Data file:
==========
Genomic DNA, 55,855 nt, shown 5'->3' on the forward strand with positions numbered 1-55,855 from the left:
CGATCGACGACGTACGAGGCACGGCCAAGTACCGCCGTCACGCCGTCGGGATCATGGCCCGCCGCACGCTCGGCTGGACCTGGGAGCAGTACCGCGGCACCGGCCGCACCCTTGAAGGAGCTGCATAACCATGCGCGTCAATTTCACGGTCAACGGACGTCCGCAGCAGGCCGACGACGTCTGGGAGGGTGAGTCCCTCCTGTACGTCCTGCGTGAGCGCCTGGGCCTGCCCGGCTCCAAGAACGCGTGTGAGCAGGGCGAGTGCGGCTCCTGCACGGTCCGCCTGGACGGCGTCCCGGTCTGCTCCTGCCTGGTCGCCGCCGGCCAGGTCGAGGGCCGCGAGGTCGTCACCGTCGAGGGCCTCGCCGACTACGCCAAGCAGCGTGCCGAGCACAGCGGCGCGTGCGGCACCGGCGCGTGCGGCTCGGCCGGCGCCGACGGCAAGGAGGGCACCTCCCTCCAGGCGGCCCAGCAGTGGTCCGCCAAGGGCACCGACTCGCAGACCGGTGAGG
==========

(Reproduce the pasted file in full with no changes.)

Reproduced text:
Genomic DNA, 55,855 nt, shown 5'->3' on the forward strand with positions numbered 1-55,855 from the left:
CGATCGACGACGTACGAGGCACGGCCAAGTACCGCCGTCACGCCGTCGGGATCATGGCCCGCCGCACGCTCGGCTGGACCTGGGAGCAGTACCGCGGCACCGGCCGCACCCTTGAAGGAGCTGCATAACCATGCGCGTCAATTTCACGGTCAACGGACGTCCGCAGCAGGCCGACGACGTCTGGGAGGGTGAGTCCCTCCTGTACGTCCTGCGTGAGCGCCTGGGCCTGCCCGGCTCCAAGAACGCGTGTGAGCAGGGCGAGTGCGGCTCCTGCACGGTCCGCCTGGACGGCGTCCCGGTCTGCTCCTGCCTGGTCGCCGCCGGCCAGGTCGAGGGCCGCGAGGTCGTCACCGTCGAGGGCCTCGCCGACTACGCCAAGCAGCGTGCCGAGCACAGCGGCGCGTGCGGCACCGGCGCGTGCGGCTCGGCCGGCGCCGACGGCAAGGAGGGCACCTCCCTCCAGGCGGCCCAGCAGTGGTCCGCCAAGGGCACCGACTCGCAGACCGGTGAGG